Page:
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Global warming:stop being in denial!It is real ! By: Christina delRio & Rebecca Krown
Greenhouse gases role Before the Industrial Revolution, the amount of carbon dioxide (CO2) and other greenhouse gases released into the atmosphere was in a rough balance with what could be stored on Earth. Natural emissions of heat-trapping gases matched what could be absorbed in natural sinks. For example, plants take in CO2 when they grow in spring and summer, and release it back to the atmosphere when they decay and die in fall and winter.
When we started global warming. Industry took off in the mid-1700s, and people started emitting large amounts of greenhouse gases. Fossil fuels were burned more and more to run our cars, trucks, factories, planes and power plants, adding to the natural supply of greenhouse gases. The gases—which can stay in the atmosphere for at least fifty years and up to centuries—are building up beyond the Earth's capacity to remove them and, in effect, creating an extra-thick heat blanket around the Earth.
What studies have shown Already, people have increased the amount of CO2, the chief global warming pollutant, in the atmosphere to 31 percent above pre-industrial levels. There is more CO2 in the atmosphere now than at any time in the last 650,000 years. Studies of the Earth’s climate history show that even small changes in CO2 levels generally have come with significant shifts in the global average temperature.
What will happen Here is what will happen. As the greenhouse effect causes atmospheric temperatures to rise the polar ice caps will melt. As the ice caps melt the sea levels will rise and this will cause flooding in coastal areas and islands. As the seas become warmer thermal expansion will occur and much more land will become flooded. The warmer air and sea temperatures will cause a dramatic shift in weather patterns turning many lush green belts into deserts. The warmer seas will also spawn huge hurricanes, tornadoes, and thunder storms unlike any we have ever seen during our life times.
How rapid Are the effects The rate of warming is increasing. The 20th century's last two decades were the hottest in 400 years and possibly the warmest for several millennia, according to a number of climate studies. And the United Nations' Intergovernmental Panel on Climate Change (IPCC) reports that 11 of the past 12 years are among the dozen warmest since 1850.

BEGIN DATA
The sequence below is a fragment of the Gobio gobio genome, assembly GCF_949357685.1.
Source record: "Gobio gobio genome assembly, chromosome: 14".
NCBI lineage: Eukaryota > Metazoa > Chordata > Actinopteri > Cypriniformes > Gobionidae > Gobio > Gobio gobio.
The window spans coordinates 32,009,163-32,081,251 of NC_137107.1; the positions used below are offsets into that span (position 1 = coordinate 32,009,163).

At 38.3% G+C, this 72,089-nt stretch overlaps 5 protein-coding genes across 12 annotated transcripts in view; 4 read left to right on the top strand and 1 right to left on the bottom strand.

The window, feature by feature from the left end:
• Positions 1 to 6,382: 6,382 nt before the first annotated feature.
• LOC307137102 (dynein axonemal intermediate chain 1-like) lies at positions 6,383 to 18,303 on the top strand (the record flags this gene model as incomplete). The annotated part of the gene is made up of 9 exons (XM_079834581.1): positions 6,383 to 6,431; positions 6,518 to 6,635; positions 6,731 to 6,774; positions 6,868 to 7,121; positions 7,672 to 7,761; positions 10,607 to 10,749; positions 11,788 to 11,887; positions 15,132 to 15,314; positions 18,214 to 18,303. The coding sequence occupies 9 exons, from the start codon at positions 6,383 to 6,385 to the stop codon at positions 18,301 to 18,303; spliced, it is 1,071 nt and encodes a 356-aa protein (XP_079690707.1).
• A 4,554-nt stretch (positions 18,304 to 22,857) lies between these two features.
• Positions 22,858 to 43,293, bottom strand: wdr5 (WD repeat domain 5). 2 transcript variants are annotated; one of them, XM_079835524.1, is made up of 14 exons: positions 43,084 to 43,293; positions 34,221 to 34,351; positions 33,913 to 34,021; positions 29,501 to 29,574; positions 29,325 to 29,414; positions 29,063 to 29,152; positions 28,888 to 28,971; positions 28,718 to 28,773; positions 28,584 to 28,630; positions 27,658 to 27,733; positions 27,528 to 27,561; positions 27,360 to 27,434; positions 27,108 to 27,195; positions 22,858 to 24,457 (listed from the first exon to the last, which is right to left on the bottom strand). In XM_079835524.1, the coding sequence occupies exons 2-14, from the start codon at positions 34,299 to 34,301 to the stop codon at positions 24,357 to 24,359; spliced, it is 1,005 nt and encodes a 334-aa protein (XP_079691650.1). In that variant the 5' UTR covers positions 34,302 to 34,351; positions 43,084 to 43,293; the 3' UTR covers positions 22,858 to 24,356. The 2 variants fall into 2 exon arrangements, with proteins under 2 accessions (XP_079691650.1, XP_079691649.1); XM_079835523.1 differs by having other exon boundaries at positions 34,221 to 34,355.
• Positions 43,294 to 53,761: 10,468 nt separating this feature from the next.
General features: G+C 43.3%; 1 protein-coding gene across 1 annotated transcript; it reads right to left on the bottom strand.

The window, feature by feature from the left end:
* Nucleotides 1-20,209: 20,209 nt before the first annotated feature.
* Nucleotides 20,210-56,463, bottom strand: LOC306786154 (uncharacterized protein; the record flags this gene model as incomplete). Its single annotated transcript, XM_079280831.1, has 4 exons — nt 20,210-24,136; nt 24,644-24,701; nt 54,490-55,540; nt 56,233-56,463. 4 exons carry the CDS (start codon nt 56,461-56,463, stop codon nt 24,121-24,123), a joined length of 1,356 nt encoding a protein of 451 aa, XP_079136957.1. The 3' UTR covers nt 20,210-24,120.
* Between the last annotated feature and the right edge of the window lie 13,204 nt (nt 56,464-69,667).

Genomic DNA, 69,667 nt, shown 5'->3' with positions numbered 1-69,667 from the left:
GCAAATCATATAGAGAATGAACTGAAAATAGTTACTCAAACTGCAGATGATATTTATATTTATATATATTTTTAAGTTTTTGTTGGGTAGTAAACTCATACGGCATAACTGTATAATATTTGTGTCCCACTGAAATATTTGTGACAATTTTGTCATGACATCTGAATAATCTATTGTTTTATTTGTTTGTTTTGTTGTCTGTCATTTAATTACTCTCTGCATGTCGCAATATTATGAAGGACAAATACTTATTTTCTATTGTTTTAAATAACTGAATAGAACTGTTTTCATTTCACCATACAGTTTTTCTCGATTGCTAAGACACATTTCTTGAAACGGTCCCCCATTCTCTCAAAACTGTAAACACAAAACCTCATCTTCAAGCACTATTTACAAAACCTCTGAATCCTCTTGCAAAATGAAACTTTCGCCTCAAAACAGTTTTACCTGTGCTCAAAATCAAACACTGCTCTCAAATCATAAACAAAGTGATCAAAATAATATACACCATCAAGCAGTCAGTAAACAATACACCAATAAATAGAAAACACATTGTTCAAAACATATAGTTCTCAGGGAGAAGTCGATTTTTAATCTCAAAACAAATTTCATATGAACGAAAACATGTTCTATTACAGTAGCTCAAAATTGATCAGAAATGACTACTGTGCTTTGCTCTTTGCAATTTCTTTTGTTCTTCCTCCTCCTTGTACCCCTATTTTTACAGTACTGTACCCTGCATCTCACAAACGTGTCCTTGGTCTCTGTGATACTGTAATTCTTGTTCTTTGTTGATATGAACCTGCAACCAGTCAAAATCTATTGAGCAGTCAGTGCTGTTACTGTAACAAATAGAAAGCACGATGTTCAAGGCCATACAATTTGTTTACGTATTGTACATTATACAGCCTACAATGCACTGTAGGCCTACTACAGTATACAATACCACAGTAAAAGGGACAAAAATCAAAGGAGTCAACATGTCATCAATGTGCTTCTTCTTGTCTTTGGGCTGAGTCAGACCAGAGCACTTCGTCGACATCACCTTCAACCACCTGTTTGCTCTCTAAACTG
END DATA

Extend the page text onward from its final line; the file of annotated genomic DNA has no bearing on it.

The toll it’s already taken. The Arctic is feeling the effects the most. Average temperatures in Alaska, western Canada, and eastern Russia have risen at twice the global average, according to the multinational Arctic Climate Impact Assessment report compiled between 2000 and 2004.
Humans are definitely at fault! 20 Percent of America's carbon dioxide emissions have increased from the burning of fossil fuels since 1990. Industrialization, deforestation, and pollution have greatly increased atmospheric concentrations of water vapor, carbon dioxide, methane, and nitrous oxide, all greenhouse gases that help trap heat near Earth's surface.
Humans are definitely at fault The present trend of warmer sea temperatures, which have risen by an average of half a degree Celsius (0.9F) over the past 40 years, can be explained only if greenhouse gas emissions are responsible, new research has revealed.
Humans are definitely at fault In its 2001 report, the Intergovernmental Panel on Climate Change stated, "There is new and stronger evidence that most of the warming observed over the last 50 years is attributable to human activities." Carbon dioxide from fossil fuel burning and land clearing has been accumulating in the atmosphere, where it acts like a blanket keeping Earth warm and heating up the surface, ocean, and atmosphere. As a result, current levels of carbon dioxide in the atmosphere are higher than at any time during the last 650,000 years
Humans are definitely at fault Recent increases in atmospheric concentrations of carbon dioxide, methane, and nitrous oxide are so divergent from global patterns over the past several thousand years that “there is no doubt that increase is dominated by human activity,” said Dr. Susan Solomon, an atmospheric chemist at the University of Colorado Boulder
Humans are to blame Measurements of the concentration of carbon dioxide since 1959 (316 ppm) have revealed an increase to 388 ppm in 2010, or at an average 1.41 ppmper year. The concentration of carbon dioxide has increased an average of about 1.8 ppm per year over the past two decades. The concentration of carbon dioxide increased 2.87 ppm in 1997-98, more than in any other year of record
Works cited Images: Marian Koshland Science Museum of the National Academy of Sciences National Geographic National Oceanic and Atmospheric Administration (NOAA) Union of Concerned Scientists
Works cited Information: Marian Koshland Science Museum of the National Academy of Sciences National Geographic New York Times Union of Concerned Scientists The United Nations National Oceanic and Atmospheric Administration (NOAA)